The Austin Chronicle

After a Fashion

By Stephen MacMillan Moser, July 11, 2008, Columns

TRUE CONFESSIONS It's true: I'm one of those queens who uses a sleep mask to make sure the light does not wake me up. It started about 20 years ago when I received a gift from my sister of a turquoise-blue satin mask with white lace ruffles around it. I was delighted with it, even though she got the black-on-black one that I really coveted. The black lace on black satin was charming in a sexy, naughty way, the white lace on turquoise satin being a little too June Allyson for my taste. A quick snip of the scissors, and the white lace was gone, and, well, the mask was lined in black satin (a must), so I didn't have to see the color of the outside. Since then, I've been through many kinds of sleep masks. Let's chat, shall we? Forget those floppy little things they give away on airplanes. Floppy sleep masks just don't do the job properly. There has to be some substance to the mask – an inner lining that gives a slight stiffness to keep the mask from folding across the bridge of the nose. Speaking of noses, the most important detail to look for in a sleep mask is a little chevron of padding where the mask fits over the nose. This is critical in keeping out the light but also lifts the mask off of the eyelid itself. Some people prefer a gentle pressure from the mask to keep the eyes closed, but I'm among those who do not. There are the masks cut from some kind of foam that fit like doughnuts around the eyes, with a cover to keep the light out, but these protrude so far away from the face that it's like sleeping with night-vision goggles on. Not comfortable. Most masks have an elastic strap or two to hold the mask in place, but it is usually one-size-fits-all (they really mean one-size-fits-small). If the elastic is too tight, you will not get a good night's sleep – in fact, you may have a headache upon waking. One brand I found actually addressed the problem with two little sliders at the temple so that the mask could be adjusted ... only to discover that there is no comfortable place on the head for sliders. Nice try, though. Now, armed with all this knowledge, sally forth into the marketplace, and find the mask that's right for you.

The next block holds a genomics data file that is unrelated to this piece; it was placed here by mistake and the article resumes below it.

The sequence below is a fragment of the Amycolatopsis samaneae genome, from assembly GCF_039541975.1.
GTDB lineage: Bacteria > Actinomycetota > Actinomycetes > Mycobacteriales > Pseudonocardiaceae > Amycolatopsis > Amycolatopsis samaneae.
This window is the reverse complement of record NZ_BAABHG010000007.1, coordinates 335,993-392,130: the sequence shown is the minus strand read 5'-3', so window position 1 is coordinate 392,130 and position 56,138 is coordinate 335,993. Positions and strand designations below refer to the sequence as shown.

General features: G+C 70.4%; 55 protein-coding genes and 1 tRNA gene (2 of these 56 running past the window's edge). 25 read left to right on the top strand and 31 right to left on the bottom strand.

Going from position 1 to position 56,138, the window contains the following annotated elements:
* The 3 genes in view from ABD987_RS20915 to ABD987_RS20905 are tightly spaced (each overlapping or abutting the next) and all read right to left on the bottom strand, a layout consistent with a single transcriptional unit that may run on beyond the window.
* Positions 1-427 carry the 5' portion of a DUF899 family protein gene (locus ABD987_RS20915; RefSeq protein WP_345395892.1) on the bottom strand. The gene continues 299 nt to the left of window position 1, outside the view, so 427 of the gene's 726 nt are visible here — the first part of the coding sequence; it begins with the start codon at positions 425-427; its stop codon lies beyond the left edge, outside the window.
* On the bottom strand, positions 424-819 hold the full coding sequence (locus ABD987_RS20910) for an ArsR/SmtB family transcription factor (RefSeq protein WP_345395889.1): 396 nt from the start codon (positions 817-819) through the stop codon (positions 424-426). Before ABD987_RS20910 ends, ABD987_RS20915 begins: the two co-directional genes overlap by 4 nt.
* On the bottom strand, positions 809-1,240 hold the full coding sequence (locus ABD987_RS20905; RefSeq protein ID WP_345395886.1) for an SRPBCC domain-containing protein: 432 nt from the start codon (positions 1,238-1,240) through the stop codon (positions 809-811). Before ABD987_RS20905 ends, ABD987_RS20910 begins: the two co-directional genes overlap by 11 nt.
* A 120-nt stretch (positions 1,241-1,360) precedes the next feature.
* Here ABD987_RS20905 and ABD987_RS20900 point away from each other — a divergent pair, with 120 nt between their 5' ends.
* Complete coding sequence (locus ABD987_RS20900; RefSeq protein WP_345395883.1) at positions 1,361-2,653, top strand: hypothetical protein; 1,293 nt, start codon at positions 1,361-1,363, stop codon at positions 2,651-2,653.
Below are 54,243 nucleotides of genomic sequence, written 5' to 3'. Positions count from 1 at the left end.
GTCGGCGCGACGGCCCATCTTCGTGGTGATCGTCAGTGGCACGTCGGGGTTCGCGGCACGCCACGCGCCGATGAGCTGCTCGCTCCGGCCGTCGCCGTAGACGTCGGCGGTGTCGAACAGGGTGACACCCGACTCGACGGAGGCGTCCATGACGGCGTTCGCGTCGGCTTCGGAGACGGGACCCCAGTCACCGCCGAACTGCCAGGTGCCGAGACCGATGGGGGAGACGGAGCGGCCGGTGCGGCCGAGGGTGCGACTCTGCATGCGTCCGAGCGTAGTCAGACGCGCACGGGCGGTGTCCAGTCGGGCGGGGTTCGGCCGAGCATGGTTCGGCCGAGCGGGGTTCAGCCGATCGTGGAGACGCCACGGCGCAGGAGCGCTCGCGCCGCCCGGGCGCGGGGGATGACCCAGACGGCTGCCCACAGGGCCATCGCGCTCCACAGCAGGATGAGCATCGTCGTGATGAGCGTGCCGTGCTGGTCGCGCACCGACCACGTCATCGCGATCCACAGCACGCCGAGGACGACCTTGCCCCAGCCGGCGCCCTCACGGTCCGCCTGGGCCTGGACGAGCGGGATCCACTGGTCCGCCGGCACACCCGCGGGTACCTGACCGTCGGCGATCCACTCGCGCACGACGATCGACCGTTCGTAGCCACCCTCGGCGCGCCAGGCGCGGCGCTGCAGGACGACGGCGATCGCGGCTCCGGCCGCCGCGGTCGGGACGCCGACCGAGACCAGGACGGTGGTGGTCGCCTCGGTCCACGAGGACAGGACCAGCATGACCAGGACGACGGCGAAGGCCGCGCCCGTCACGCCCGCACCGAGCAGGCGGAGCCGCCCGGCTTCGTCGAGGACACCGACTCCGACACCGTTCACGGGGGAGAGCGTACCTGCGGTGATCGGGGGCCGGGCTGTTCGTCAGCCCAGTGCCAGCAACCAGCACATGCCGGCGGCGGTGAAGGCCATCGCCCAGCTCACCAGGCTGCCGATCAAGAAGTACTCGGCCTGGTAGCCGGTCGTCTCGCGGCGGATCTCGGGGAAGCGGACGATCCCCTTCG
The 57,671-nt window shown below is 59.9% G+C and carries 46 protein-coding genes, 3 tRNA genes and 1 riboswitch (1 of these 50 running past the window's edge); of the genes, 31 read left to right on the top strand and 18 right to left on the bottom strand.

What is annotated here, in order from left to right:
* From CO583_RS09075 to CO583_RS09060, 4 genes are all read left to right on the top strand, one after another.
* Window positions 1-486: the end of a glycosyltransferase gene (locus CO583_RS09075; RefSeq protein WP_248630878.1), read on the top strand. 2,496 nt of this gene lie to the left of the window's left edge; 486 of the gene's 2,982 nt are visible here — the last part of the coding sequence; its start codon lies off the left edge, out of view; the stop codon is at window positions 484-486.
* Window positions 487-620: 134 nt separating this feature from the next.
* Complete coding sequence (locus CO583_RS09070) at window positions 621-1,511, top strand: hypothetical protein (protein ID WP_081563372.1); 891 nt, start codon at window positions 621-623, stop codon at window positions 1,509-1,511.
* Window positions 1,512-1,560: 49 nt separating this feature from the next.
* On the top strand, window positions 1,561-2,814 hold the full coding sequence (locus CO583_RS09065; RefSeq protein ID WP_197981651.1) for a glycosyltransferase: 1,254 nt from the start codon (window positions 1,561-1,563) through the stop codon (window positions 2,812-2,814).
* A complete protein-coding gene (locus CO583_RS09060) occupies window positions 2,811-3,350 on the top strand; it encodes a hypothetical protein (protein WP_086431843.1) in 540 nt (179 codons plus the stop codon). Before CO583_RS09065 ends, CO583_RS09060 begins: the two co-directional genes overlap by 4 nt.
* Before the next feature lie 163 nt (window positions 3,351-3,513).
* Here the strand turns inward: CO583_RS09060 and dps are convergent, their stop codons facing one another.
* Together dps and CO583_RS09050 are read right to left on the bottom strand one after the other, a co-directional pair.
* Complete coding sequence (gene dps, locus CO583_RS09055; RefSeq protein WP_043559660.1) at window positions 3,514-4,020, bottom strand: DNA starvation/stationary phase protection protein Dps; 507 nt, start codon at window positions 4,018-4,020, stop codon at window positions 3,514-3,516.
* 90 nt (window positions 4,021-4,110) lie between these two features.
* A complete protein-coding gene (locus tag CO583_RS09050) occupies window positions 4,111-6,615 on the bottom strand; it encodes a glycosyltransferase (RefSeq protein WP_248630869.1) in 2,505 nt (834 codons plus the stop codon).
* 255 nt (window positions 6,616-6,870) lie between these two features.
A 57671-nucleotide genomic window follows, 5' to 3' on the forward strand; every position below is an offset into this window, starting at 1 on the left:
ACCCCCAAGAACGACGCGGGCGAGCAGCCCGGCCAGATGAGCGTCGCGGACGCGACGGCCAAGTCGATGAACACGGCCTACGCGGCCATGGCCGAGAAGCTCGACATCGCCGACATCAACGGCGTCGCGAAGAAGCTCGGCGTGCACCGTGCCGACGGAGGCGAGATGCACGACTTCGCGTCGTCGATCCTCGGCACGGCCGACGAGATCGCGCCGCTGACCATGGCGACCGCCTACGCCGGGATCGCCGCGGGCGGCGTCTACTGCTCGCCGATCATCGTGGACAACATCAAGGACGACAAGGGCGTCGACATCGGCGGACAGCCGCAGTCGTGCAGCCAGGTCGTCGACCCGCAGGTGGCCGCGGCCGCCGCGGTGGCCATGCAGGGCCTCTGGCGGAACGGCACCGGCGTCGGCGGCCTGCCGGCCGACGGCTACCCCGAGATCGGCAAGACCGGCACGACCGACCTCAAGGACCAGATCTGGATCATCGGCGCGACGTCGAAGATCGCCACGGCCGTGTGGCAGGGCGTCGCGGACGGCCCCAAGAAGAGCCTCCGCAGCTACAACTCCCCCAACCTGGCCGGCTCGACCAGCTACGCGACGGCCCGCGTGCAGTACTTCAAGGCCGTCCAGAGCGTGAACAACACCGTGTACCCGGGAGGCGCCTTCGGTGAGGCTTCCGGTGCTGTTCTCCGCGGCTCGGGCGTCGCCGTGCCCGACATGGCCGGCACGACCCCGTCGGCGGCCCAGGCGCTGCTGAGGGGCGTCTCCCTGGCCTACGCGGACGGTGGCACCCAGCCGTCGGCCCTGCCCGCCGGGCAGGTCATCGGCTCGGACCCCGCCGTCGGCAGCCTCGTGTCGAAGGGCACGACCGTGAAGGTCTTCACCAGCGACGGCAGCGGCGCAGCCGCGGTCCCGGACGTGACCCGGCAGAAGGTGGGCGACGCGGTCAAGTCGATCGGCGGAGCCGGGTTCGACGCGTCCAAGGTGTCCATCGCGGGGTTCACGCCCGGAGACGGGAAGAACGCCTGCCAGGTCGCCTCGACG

SHE WORE ... When I first wrote about my cancer awhile back, I made a joke about how much I loved bed jackets and looked forward to languishing in bed wearing all sorts of them. Then, lo and behold, the divine Jennifer Barker-Benfield of Blue Velvet sent over an assortment of them – dozens it seemed. Little yellow ruffled ones, quilted rosebud-patterned ones, flimsy blue satin ones. At last I had to wardrobe to die for ... I mean, like they do in the movies. Jen wrote me last week to tell me a funny celeb story about the ever-girlish Drew Barrymore and her recent boyfriend, Justin ("I'm a Mac") Long, showing up at Blue Velvet to shop with an all-male entourage. (The celeb pair are no longer together, according to Jen can tell the story much more amusingly than I can. She was there, after all. Go to her blog, Felt Up by Jen (, and read for yourself. Jen also told me that Blue Velvet is moving. After nine years on the Drag, they are closing their shop at 21st and Guadalupe at the end of August and moving to 217 North Loop. Look forward to a huge sale!

WTF? I accompanied a friend to the Gas Pipe recently, on his quest to buy some sort of paraphernalia. I didn't know what he wanted, and he didn't really know what to ask for, so we shopped around under the unrelenting gaze of the smug 12-year-old clerk (okay, maybe a smug 21-year-old clerk). My friend found something that was similar to what he wanted but asked the clerk if he had one without a certain kind of detail. The less-than-helpful clerk gave us some unintelligible double-talk, so my friend kept looking until he found exactly what he wanted. "That one," he said to the clerk. La Clerk said: "Um, uh, hmmm. Well, I'm not going to sell it to you." "Pardon me," I thought, "but isn't this a retail establishment?" My friend was thinking the same thing and said: "What? Aren't you in the business of selling things?" "I can't sell it to you," La Clerk said, "because you don't know the correct lingo. You don't know what to ask for." Says my friend: "But that's crazy! This is what I want to buy right here!" La Clerk says: "This conversation is over. Please leave." Definitely one of the worst and strangest customer-service experiences I've ever had in Austin.

Copyright © 2021 Austin Chronicle Corporation. All rights reserved.